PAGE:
Get a firsthand glimpse of daily life at Minh Tu Orphanage, and see before-and-after photos of improvements supported by Grand Circle Foundation, in the video above.

Help Wanted: Buddhist women to live at orphanage with 200 children, many of whom are disabled.

Must be willing to rise at 3am for two hours of prayer before waking the children, preparing them for the day, getting them off to school, and teaching additional classes afterwards. Must also be available to visit nearby lepers’ hospital, help local victims of natural disasters, and support people afflicted with HIV/AIDS. Compensation: below poverty level.

How many people do you know who would respond to a classified ad like that? Yet, for the 18 Buddhist nuns who live at the Minh Tu Orphanage/Duc Son Pagoda in the ancient Vietnamese capital of Hué, that is exactly the lifestyle they have chosen.

It all began in 1987, when two Buddhist nuns literally found a baby on their doorstep. One of the sisters was Minh Tu. It was just twelve years after the collapse of Saigon that ended the Vietnam War, and Minh Tu saw a country still reeling from decades of conflict, struggling to preserve its heritage and rebuild for a brighter future. She founded the orphanage to offer those who would create that future (such as the abandoned infant on her doorstep) the building blocks of food, shelter, education, and—most importantly—love and hope.

Today, the orphanage is thriving, but the need is also still great. According to a 2010 UNICEF report, Vietnam remains a poor country, ranking 166th in the world in terms of per-capita GDP. More than 20% of children under age five are malnourished. And care for the country’s 1.4 million orphans depends largely on religious organizations, NGOs, and other charitable institutions. In the case of Minh Tu Orphanage, which remains privately run, the government provides no support other than health care and school fees.

Yet, the children’s stories can be heartbreaking. Many have lost one or both parents to flooding, disease (especially HIV/AIDS), traffic accidents, or the occupational hazards inherent in two important local industries: fishing and mining. Sometimes, they themselves are the victims of a war that ended more than 45 years ago. They or their parents may have been injured by landmines, which still are dug up to this day for their value as scrap metal. Others may have been affected by Agent Orange, a poisonous herbicide and defoliant used by American forces to destroy the jungles of Vietnam during the war. Food harvested from gardens with affected soil still has the power to harm the young.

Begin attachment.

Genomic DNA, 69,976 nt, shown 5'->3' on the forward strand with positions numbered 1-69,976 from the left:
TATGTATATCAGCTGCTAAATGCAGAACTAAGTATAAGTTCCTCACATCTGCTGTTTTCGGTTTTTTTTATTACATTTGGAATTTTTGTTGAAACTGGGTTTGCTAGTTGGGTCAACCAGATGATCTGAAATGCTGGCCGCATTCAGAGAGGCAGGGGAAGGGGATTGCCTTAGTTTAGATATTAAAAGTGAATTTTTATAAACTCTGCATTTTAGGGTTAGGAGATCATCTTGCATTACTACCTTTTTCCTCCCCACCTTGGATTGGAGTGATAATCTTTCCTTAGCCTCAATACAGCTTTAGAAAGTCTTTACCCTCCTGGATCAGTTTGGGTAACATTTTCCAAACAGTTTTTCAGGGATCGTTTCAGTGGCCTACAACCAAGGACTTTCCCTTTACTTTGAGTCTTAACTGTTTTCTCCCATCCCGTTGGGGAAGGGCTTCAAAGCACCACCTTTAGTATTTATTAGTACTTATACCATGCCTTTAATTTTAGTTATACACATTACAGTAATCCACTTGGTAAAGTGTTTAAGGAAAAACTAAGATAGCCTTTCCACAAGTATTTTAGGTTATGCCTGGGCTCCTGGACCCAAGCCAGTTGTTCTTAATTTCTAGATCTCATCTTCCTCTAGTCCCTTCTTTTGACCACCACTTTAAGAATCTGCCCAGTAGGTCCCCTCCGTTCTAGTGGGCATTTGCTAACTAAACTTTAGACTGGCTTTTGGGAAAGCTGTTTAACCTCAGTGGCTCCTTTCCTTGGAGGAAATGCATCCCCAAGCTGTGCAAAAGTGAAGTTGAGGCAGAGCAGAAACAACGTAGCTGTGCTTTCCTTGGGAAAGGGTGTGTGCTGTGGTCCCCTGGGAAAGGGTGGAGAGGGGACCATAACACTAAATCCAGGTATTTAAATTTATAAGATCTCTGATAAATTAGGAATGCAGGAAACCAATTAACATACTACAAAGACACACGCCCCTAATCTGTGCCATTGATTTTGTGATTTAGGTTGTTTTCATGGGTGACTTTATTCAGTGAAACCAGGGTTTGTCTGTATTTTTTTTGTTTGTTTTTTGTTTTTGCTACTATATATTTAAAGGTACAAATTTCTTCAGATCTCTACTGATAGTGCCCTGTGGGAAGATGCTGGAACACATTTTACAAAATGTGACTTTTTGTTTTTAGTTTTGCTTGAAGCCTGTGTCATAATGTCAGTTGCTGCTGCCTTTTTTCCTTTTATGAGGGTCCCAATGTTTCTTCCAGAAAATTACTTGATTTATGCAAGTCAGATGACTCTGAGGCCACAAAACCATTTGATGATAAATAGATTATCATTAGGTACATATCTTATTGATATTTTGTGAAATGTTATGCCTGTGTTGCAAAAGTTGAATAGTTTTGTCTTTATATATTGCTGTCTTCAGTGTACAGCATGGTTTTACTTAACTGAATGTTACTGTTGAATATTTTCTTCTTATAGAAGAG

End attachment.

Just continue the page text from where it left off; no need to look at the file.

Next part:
In all, Minh Tu Orphanage provides a home to 200 children, 13 of whom are disabled. Ages range from pre-school to college and university students. “The kids are raised in an environment filled with love and harmony,” Minh Tu affirms. “My greatest joy is the love we can give to them. They are dying for love!”

Grand Circle Foundation partnered with the institution in 2002 and is proud to have made life more comfortable for the children. Over the years, total donations over $375,000 have helped to renovate the kitchen, dining hall, and dormitories; establish a computer lab and sewing skills room; purchase new washing machines and bicycles; and provide milk and diapers for the infants. We’ve also purchased an organ for the orphanage so that the children can enjoy music lessons and renovated an area into a sports field. And we were happy to partner with Shake Hands with the World to build a mushroom farm that will help sustain the orphanage.

In 2020, the worst typhoon season in decades devastated Vietnam. Our team in Vietnam sent an urgent plea to Grand Circle Foundation on behalf of Minh Tu Orphanage, which took in local villagers who had been flooded out of their homes. Our team rallied together to provide 30 bags of food and clothing donations, and Foundation funds also purchased a generator.

We thank all of our generous travelers who have been inspired by Minh Tu Orphanage over the years—and the children who call it home. With your help, hundreds of children are getting a second chance at a life filled with love and support.